History in Progress Award for the exhibit “Forging Faith, Building Freedom: African American Faith Experiences in Delaware, 1800-1980.”
History in Progress Award for the exhibit “Forging Faith, Building Freedom: African American Faith Experiences in Delaware, 1800-1980.”

The American Association for State and Local History initiated the Leadership in History Awards program in 1945 to establish and encourage standards of excellence in the collection, preservation and interpretation of state and local history throughout America. In 2014, the association conferred 77 national awards honoring people, projects, exhibits, books and organizations.

In addition to the History in Progress award, the “Forging Faith” exhibit was honored with an Award of Merit which recognizes excellence in history programs, projects and people when compared with similar activities nationwide. The Division of Historical and Cultural Affairs was also the recipient of an Award of Merit for the “The DeBraak and Its Atlantic World,” a multi-dimensional interpretive program on the British warship that sank off the coast of Delaware in the late 18th century.

Visitors enjoying a tour of the DeBraak hull as part of program “The DeBraak and Its Atlantic World.”
Visitors enjoying a tour of the DeBraak hull as part of program “The DeBraak and Its Atlantic World.”

In addition to its three Leadership in History awards, the division was also recognized as a graduate of the association’s StEPs program (Standards and Excellence Program for History Organizations) which helps small- and mid-sized history museums assess policies and practices, manage daily operations and plan for the future. All of the honors noted above were conferred during the American Association for State and Local History’s awards banquet which took place in St. Paul, Minn. on Sept. 19, 2014. Constance J. Cooper, chief curator of the Delaware Historical Society, and Marian Carpenter, the division’s curator of collections management, accepted honors on behalf of their respective organizations.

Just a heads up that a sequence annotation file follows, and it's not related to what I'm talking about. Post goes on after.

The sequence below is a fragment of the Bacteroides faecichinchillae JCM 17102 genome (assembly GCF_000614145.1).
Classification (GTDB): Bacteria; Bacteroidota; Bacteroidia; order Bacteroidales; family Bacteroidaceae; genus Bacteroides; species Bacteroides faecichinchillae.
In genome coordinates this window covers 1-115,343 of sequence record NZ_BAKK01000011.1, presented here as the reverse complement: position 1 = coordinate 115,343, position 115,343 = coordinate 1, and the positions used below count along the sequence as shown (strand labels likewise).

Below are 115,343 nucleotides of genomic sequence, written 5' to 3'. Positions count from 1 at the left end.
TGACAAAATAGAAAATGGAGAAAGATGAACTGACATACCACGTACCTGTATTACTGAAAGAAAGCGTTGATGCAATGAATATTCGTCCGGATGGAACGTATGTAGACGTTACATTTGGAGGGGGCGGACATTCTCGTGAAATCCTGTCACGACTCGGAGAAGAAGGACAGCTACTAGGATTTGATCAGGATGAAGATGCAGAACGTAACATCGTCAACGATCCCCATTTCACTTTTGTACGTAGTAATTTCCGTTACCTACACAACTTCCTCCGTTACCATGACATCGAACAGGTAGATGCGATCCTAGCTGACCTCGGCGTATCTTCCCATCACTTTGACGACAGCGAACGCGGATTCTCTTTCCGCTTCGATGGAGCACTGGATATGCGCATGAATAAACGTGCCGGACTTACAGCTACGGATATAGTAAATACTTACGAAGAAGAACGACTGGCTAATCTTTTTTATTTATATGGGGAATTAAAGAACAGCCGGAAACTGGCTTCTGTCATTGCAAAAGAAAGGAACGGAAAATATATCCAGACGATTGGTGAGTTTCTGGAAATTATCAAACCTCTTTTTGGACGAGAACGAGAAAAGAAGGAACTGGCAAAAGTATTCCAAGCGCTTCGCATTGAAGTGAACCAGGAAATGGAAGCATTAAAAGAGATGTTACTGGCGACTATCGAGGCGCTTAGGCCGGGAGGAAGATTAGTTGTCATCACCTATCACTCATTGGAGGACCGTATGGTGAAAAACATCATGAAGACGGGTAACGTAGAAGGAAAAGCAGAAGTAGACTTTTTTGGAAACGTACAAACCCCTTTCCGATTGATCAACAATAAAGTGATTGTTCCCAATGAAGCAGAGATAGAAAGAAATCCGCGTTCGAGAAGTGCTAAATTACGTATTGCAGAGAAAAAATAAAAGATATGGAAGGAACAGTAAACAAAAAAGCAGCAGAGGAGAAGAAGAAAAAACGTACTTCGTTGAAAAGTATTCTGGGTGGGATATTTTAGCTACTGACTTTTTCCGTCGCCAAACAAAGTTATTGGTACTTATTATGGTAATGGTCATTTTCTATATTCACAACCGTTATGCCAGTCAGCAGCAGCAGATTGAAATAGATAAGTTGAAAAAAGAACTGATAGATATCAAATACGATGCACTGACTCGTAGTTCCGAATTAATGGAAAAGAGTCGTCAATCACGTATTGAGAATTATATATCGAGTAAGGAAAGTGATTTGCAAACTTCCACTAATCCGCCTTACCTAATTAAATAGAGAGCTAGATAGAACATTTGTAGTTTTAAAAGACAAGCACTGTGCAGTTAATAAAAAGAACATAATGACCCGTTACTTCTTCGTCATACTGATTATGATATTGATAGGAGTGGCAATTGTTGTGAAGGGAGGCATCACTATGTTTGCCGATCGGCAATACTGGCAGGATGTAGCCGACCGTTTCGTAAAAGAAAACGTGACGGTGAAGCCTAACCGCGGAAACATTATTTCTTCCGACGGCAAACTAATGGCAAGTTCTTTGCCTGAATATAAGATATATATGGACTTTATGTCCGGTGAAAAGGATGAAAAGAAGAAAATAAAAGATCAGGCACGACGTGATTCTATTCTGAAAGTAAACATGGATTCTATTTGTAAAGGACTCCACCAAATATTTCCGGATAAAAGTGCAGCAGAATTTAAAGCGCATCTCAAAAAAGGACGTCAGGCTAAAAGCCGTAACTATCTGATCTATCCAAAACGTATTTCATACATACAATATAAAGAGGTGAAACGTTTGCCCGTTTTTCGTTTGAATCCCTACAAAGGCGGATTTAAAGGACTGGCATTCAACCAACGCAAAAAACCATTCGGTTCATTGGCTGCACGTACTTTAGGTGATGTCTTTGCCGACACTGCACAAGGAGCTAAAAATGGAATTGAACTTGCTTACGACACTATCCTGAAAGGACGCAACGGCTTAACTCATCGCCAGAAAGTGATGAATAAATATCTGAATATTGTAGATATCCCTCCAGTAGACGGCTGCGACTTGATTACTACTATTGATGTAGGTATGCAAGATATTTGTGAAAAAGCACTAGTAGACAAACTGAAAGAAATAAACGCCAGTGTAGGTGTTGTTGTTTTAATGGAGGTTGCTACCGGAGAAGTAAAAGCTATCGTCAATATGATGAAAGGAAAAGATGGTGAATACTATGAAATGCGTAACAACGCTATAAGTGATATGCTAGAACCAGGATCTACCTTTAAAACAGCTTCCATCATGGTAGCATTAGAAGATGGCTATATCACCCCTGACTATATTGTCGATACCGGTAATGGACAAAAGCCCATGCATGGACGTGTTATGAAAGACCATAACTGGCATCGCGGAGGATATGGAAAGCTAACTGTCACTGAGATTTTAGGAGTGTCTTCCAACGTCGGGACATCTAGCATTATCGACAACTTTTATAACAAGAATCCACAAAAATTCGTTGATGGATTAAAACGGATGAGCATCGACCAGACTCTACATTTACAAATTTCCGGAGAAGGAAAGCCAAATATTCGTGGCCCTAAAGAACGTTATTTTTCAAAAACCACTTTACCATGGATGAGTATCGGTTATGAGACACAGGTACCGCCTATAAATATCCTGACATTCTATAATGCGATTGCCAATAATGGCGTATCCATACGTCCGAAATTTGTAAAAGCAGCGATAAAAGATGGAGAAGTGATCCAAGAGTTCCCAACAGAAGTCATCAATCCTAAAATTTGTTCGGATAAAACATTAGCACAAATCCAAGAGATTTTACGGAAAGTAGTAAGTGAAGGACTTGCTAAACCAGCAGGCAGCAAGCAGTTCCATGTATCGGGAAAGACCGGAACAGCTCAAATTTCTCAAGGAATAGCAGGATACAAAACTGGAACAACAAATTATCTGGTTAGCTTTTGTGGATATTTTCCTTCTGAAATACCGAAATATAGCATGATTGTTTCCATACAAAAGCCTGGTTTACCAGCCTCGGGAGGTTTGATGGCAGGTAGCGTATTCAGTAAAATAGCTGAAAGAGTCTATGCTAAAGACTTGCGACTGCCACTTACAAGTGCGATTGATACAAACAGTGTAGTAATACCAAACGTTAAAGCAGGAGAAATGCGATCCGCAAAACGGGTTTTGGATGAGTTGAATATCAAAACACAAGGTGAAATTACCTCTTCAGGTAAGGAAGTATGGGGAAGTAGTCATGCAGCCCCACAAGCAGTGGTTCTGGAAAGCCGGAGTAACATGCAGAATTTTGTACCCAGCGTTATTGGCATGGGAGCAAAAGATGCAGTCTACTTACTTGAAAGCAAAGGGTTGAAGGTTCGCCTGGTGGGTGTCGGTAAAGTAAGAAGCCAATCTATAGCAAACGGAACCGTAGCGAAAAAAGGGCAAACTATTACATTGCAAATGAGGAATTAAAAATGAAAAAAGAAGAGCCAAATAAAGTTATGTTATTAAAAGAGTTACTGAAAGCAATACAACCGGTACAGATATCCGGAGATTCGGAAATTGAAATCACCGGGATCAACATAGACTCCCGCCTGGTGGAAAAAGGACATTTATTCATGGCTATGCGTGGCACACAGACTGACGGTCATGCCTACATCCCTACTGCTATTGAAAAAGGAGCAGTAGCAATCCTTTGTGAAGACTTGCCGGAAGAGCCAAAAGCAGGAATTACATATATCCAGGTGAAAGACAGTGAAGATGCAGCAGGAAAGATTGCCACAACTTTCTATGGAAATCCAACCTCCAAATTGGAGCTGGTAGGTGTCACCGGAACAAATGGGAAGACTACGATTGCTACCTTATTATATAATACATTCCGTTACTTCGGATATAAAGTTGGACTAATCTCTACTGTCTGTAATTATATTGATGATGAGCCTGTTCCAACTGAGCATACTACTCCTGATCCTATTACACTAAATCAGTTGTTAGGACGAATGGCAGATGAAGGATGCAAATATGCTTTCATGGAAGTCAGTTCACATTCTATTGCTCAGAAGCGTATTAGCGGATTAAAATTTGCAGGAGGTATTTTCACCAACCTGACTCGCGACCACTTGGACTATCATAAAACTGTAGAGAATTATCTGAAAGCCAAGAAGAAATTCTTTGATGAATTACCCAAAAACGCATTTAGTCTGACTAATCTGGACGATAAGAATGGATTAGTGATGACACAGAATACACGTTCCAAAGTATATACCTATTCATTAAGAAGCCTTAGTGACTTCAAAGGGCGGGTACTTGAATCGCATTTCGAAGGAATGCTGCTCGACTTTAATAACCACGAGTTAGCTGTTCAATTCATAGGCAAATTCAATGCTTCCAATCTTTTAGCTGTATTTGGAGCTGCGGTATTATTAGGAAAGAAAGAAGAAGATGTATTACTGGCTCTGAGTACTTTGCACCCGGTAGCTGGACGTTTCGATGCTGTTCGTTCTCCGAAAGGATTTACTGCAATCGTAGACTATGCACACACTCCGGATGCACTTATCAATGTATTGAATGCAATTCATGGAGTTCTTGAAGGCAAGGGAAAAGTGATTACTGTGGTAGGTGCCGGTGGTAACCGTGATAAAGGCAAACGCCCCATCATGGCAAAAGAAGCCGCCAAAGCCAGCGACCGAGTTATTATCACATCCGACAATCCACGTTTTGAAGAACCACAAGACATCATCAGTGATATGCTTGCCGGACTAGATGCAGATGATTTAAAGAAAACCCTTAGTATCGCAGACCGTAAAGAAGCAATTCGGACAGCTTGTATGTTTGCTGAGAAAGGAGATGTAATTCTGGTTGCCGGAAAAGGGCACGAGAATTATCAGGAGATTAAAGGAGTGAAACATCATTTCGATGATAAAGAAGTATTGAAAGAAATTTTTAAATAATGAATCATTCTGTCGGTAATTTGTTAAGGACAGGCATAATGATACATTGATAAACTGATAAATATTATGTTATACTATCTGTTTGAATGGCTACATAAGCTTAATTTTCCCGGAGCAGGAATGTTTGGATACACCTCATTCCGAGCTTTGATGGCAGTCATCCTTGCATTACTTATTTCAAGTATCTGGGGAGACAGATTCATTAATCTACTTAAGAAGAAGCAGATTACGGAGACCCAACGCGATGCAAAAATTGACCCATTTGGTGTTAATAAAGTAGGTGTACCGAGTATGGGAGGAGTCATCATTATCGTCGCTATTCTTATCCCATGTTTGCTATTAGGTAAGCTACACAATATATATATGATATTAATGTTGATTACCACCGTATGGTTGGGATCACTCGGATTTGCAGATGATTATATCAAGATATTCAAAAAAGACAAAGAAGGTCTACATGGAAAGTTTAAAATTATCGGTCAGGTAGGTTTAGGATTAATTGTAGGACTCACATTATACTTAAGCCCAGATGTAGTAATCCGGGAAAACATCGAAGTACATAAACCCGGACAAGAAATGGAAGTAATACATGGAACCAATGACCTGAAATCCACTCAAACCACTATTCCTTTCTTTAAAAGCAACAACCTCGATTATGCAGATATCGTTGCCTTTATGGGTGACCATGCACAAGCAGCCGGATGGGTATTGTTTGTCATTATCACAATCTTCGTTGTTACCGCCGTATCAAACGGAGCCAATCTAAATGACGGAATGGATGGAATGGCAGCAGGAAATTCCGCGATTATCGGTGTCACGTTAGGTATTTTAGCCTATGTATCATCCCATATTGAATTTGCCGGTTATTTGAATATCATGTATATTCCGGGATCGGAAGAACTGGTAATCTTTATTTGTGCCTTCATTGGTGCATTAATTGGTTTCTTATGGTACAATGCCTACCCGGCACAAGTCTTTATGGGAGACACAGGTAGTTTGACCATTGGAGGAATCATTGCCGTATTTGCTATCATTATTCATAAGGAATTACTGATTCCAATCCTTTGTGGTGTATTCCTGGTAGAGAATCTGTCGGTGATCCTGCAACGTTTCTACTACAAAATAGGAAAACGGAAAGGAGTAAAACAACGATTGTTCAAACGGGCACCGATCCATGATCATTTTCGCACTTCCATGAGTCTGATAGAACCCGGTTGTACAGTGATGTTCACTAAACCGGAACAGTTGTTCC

-End-

Contact:
Jim Yurasek
Delaware Division of Historical and Cultural Affairs
Phone:  302-736-7413
E-mail:  Jim.Yurasek@delaware.gov
Web:   http://history.delaware.gov


African American History Month programs at the museums of the state of Delaware during February 2014

Willis Phelps will portray Private James H. Elbert of the United States Colored Troops on Feb. 1 at Dover’s Old State House.Following is a listing of two exhibits and 11 special programs that will be presented at the museums of the state of Delaware during February 2014 in commemoration of African American History Month, an annual observance celebrating the invaluable contributions that the black community has made to the culture and history of the United States. All programs listed are free and open to the public. For additional information, call 302-744-5055.

Highlights of the month include “Ready to Fight for Freedom: James H. Elbert,” a living-history performance in which Willis Phelps portrays Private James H. Elbert, C Company, 8th United States Colored Troops, who fought in the American Civil War. Audience members are encouraged to ask questions and talk with Elbert who will remain in character throughout his appearance. The program will take place at 1 p.m. on Saturday, Feb. 1 at The Old State House located at 25 The Green, in Dover.